Marine radar

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Animation of typical rotating X band marine radar antenna on ship. It radiates a narrow vertical fan-shaped beam of microwaves perpendicular to the long axis of the antenna, horizontally out to the horizon. With each rotation the beam scans the surrounding surface. Any ships or obstructions reflect microwaves back to the antenna, displaying on the radar screen.
Commercial marine radar display. Land areas are shown in yellow, and vessel tracks are displayed with green "tails" on the screen


Marine radars are X band or S band radars on ships, used to detect other ships and land obstacles, to provide bearing and distance for collision avoidance and navigation at sea. They are electronic navigation instruments that use a rotating antenna to sweep a narrow beam of microwaves around the water surface surrounding the ship to the horizon, detecting targets by microwaves reflected from them, generating a picture of the ship's surroundings on a display screen.

Radar is a vital navigation component for safety at sea and near the shore. Captains need to be able to maneuver their ships within feet in the worst of conditions and to be able to navigate "blind", when there is no visibility at night or due to bad weather. In addition to vessel-based marine radars, in port or in harbour, shore-based vessel traffic service radar systems are used by harbormasters and coast guard to monitor and regulate ship movements in busy waters.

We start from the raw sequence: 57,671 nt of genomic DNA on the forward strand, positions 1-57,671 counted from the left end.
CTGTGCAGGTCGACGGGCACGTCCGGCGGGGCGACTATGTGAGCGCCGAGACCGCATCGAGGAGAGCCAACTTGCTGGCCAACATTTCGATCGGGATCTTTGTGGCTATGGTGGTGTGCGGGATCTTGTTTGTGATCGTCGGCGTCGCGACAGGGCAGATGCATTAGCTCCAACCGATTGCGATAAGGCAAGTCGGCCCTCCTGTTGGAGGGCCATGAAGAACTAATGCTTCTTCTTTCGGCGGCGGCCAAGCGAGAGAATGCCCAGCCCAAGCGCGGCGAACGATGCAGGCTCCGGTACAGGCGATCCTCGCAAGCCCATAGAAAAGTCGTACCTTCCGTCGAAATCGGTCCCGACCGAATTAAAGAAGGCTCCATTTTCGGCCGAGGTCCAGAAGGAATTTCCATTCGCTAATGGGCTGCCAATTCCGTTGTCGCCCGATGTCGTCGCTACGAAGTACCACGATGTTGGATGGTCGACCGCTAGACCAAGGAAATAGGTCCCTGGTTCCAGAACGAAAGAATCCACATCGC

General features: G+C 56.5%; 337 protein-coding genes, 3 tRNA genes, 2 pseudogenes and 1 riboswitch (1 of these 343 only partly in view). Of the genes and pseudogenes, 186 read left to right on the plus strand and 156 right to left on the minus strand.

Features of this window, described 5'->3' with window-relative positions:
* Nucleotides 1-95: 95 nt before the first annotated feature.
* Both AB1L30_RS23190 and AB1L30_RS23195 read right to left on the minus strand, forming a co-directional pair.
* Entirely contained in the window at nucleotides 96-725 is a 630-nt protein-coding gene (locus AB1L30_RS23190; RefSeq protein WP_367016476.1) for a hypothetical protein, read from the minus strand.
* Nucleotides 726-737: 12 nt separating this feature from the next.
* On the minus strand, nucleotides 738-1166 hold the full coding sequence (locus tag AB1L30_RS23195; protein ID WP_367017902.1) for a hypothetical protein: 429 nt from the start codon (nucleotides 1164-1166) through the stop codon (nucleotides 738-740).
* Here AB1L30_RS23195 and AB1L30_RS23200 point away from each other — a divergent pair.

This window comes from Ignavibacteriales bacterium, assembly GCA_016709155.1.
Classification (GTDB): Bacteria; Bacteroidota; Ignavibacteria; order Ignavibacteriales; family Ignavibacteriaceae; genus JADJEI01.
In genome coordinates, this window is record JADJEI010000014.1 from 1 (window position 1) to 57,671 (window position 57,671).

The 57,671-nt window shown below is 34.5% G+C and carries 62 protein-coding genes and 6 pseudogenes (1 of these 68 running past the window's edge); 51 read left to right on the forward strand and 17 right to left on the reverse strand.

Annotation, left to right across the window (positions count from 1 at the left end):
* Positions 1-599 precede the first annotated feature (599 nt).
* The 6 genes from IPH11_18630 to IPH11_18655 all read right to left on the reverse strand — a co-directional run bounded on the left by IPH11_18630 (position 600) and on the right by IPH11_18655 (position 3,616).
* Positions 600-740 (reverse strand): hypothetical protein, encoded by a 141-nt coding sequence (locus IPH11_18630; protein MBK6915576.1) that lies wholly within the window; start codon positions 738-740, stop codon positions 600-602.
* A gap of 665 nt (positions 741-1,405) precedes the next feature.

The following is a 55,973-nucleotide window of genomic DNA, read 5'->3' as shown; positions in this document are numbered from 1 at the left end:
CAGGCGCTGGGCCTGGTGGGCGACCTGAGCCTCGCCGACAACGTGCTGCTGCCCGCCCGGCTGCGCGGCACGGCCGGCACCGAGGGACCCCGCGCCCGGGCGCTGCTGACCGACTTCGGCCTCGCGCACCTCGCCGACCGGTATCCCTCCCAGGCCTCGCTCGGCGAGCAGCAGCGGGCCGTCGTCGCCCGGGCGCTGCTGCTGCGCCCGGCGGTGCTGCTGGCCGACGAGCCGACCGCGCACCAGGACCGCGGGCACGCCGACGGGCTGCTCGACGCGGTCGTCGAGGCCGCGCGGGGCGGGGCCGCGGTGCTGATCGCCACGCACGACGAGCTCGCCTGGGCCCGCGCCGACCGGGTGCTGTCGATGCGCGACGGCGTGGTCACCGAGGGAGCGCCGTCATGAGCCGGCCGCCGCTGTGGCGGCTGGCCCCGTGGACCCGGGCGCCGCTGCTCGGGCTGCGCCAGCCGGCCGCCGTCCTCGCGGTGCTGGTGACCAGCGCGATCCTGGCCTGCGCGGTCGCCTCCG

Radars are rarely used alone in a marine setting. A modern trend is the integration of radar with other navigation displays on a single screen, as it becomes quite distracting to look at several different screens. Therefore, displays can often overlay an electronic GPS navigation chart of ship position, and a sonar display, on the radar display. This provides a combined view of surroundings, to maneuver the ship.

In commercial ships, radars are integrated into a full suite of marine instruments including chartplotters, sonar, two-way marine radio, satellite navigation (GNSS) receivers such as the US Global Positioning System (GPS), and emergency locators (SART). With digital data buses to exchange data, these devices advanced greatly in the early 21st century. For example, some have 3D displays that allow navigators to see above, below and all around the ship, including overlays of satellite imaging.

Collision avoidance[edit]

As required by COLREGS, all ships shall maintain a proper radar lookout if it is available on board to obtain early warning of risk of collision. Radar plotting with the use of an EBL and VRM, or the ARPA should be used to get the information of movement and the risk of collision (bearing, distance, CPA (closest point of approach), TCPA (time of closest point of approach) of other ships in vicinity.

Navigation[edit]

Marine radar systems can provide very useful radar navigation information for navigators onboard ships. The ship's position could be fixed by the bearing and distance information of a fixed, reliable target on the radar screen.

Radar controls[edit]

Marine radar has performance adjustment controls for brightness and contrast, also manual or automatic adjustment of gain, tuning, sea clutter and rain clutter suppression, and interference reduction. Other common controls consist of range scale, bearing cursor, fix/variable range marker (VRM) or bearing/distance cursor (EBL).

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